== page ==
2015 Mazda 3 – Electrical Issues
Mark: Hi, it's Mark from Top Local. We're here with Bernie Pawlik, Pawlik Automotive in Vancouver. Vancouver's best auto service experience, and 21-time winners of Best Auto Repair In Vancouver, as voted by their customers. How are you doing today, Bernie?
Bernie: Doing well.
Mark: We're talking cars. We're talking about a 2015 Mazda 3 that was having electrical issues. What was happening with this Mazda?
Bernie: This vehicle came to the shop with a few concerns. One was the check engine light was on. Second, it felt like it lacked power at certain times, almost stalled, and the steering was doing something. On my service advisor note, it said funky. So, I had to call the owner and said, "What exactly happens?" He goes, "Something just feels wrong with the steering." So, and when I finally experienced the issue, yeah, funky was actually a good description for it. When I turned the steering wheel at certain times ... So, this is an electric power steering vehicle, electric power steering. I'd turn the vehicle at certain times, the steering wheel would, like, kick. It would lose it's power, and it would just kick in my hand. It was like almost, you know, almost the arm breaking kind of kick. So, it was kind of a strange issue. And then, there's a warning light on the dash for the steering. This was an intermittent issue.
Mark: So, what other testing did you do on the vehicle?
Bernie: First thing, of course, is hook up a diagnostic scan tool and scan the whole vehicle for trouble codes. And what we found was a trouble code P0882, if I remember correctly, which is a transmission control module low voltage code. From there, of course, driving the vehicle was a key thing. And, the other thing I often do is, we have a database, a program that we access that has known vehicle faults. That's usually the first place I go to, to go okay, what could be causing this issue?
So, I go in there, and no one else had ever had this problem. At least, it wasn't in this database. So, sometimes you go, "Oh, that's going to be interesting," because we're kind of maybe not the first to ever see it, but it's a first to kind of publish any issues around it.
So, I mean, I looked at the diagnostic system. Kind of tried to understand the circuit a little bit. And, I tried to understood the circuit and what was going on, and figured okay, this vehicle is not getting power to the transmission module for some reason. It's either a bad battery, charging system, or wiring. One of the above, so it's a matter of making a test.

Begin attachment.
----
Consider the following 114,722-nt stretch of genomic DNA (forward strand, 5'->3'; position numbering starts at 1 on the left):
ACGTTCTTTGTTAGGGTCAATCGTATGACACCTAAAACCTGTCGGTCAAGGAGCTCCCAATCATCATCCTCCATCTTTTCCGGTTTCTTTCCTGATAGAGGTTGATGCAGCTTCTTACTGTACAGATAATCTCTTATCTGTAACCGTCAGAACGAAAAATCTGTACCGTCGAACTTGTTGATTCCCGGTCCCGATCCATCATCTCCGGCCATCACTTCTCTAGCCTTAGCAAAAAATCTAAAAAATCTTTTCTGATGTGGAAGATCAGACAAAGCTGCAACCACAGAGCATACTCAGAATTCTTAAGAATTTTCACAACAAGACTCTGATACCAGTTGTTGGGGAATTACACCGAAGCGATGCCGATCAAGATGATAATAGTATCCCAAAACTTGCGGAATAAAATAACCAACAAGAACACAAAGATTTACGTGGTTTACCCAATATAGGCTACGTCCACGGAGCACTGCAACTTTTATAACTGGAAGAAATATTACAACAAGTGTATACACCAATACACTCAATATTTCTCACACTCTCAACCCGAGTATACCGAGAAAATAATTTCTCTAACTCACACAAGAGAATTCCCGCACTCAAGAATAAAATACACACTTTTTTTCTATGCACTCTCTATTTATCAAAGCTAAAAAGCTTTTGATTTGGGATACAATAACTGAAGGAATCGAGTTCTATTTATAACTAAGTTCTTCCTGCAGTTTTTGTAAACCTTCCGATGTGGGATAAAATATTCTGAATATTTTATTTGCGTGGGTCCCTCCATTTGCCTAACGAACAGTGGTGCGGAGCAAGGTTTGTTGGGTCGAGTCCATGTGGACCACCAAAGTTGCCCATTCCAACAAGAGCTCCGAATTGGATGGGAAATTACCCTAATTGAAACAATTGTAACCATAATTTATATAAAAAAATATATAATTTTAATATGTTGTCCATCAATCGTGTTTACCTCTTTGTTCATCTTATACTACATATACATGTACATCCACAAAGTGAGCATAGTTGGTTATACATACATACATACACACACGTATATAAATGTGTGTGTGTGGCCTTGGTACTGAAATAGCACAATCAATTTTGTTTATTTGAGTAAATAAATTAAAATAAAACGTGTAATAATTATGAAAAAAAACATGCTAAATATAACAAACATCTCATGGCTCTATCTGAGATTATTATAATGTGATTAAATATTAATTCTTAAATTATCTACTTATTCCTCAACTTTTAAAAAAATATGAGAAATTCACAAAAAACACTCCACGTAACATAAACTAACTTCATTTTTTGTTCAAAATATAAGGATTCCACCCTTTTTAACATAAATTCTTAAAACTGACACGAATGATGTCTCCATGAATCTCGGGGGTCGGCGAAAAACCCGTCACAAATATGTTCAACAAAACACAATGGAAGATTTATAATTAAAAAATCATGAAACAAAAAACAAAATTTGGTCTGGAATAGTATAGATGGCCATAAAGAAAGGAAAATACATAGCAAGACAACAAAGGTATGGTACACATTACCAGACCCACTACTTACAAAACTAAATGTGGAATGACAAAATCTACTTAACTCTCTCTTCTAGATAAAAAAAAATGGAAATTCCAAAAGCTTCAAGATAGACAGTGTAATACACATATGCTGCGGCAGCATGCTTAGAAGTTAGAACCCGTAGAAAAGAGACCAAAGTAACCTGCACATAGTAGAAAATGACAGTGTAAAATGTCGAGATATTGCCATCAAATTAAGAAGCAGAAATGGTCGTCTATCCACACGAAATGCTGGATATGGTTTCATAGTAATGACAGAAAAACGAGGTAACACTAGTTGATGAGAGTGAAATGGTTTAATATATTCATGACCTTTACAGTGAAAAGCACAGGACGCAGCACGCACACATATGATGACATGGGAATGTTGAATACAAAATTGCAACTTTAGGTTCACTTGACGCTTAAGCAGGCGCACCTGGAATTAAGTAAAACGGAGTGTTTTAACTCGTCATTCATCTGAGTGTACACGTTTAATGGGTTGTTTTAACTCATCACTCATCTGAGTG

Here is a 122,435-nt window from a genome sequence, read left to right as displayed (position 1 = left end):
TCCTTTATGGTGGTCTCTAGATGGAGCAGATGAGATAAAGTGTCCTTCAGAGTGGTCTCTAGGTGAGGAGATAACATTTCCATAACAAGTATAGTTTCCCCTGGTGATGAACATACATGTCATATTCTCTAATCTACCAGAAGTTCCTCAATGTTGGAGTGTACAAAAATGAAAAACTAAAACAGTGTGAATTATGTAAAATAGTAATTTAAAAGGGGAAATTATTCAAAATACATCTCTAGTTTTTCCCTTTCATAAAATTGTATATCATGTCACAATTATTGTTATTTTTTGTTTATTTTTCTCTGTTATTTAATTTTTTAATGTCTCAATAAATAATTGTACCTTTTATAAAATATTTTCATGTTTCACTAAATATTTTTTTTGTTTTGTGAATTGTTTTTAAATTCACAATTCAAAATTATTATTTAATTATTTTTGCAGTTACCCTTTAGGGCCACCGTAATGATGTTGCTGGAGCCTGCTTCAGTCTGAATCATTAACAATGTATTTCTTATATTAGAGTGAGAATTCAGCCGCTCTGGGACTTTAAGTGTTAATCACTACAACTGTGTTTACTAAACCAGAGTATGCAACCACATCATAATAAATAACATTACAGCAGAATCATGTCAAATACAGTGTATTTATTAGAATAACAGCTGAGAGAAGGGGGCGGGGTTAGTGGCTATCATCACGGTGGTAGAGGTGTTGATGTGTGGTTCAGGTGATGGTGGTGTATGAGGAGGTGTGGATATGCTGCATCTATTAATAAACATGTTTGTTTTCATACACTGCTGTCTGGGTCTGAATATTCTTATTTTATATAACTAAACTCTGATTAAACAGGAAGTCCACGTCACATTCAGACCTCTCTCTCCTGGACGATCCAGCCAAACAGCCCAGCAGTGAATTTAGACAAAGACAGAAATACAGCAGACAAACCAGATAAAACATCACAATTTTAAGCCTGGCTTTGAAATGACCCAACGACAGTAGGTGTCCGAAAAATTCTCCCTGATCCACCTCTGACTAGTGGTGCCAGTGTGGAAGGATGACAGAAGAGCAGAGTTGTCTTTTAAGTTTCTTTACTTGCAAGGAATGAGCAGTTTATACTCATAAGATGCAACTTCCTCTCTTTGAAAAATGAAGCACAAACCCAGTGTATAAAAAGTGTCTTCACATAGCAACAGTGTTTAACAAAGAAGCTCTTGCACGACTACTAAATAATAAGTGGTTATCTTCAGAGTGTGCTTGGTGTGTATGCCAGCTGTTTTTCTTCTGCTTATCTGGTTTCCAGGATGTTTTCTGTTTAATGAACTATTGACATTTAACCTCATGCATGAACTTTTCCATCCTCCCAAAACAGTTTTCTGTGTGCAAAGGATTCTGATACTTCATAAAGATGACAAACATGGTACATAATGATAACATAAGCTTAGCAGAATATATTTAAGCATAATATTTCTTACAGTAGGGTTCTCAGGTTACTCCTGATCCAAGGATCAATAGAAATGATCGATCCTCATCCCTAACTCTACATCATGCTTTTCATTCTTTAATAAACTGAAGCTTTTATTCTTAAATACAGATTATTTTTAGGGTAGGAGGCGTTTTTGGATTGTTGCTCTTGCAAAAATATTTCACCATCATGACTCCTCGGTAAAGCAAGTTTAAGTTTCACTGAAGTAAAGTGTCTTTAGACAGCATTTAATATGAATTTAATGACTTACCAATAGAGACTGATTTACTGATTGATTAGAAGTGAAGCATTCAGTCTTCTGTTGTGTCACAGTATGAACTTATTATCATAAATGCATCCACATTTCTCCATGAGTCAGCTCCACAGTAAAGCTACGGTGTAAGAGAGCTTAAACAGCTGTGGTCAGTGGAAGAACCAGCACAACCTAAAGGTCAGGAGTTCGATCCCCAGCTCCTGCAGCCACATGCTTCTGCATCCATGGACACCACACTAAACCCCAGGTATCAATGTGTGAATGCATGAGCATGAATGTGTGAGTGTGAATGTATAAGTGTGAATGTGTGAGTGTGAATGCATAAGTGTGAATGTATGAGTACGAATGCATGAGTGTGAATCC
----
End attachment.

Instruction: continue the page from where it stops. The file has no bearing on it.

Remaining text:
So next was to do a road test with the vehicle, go and see what was actually happening to it. So, as I mentioned, the steering was doing weird stuff. But then, it would stop doing that. It would seem normal. So, I went out. I road tested it. Hooked up the scan tool again. Looked at the module voltage while we were driving and just to see what was going on with that. And, I've got some pictures here I can show, because it's got some neat stuff to share here.
So, there's our Mazda 3 2015. So, it's only about a four year old car. Not too old at this point in time. This is a road test. So, this is actually monitoring the power steering module. And, you can see, you know, for the most part, this is around 14, 15 volts, which is the normal electrical system. And at some point, all of a sudden, starts dropping down, spikes way up, jumps all over the place. Drops down to almost 0 volts.
So, none of this stuff should be happening. This graph should be, basically, staying kind of around 13 to 14 volts, somewhere in that range. That's where the power should be with the engine running. So, clearly, losing power in the system. And, I noted at some point during the road test, the vehicle would also, when it came to a stop, the transmission seemed to be stuck in third gear. So, I think it had gone into a limp mode now.
What I was able to do is, put the transmission back in park, then go back to drive, and then it would shift normally. But clearly, when this was happening, the transmission module was also losing power at the same time. So, we were kind of onto it.
And, the other thing I didn't mention is, we do a full system code scan. A lot of modern vehicles, you can scan every module in the vehicle. It's really important to look at that. There's a number of low voltage codes in other modules, so that indicates kind of a major power fault in the vehicle.
Then we did some further tests. Now, visually, you know, I thought to myself, "Okay, this car, it's got the original battery. It's about four years old. That's kind of an average life span of a battery." You just visually look at this battery, this is a disaster. You know, there's stuff leaked out here. The case looks bulged. There's corrosion on this terminal, which this alone could cause a lack of power. So the next test was to actually test the battery, which we did.
And, there's the results of our battery tests. Sorry it's a bit of a fuzzy picture. But, 12 volt battery, bad battery. It's supposed to do 520 cold cranking amps. This thing measures 73 cold cranking amps. Although, the voltage, interestingly enough, was good. And, the other thing strange about this vehicle was that, when you go to crank the engine over, it cranked the engine over just fine. So, that's usually the first indicator that a battery's bad, it won't crank the engine over. But, it would do that.
The other interesting thing we do is, of course, we do a full charging system test. So, it did actually test the alternator. Voltage regulator failed, diodes failed. So we have suspected maybe the alternator was bad, but I figured better to replace the battery first, and then test the system after.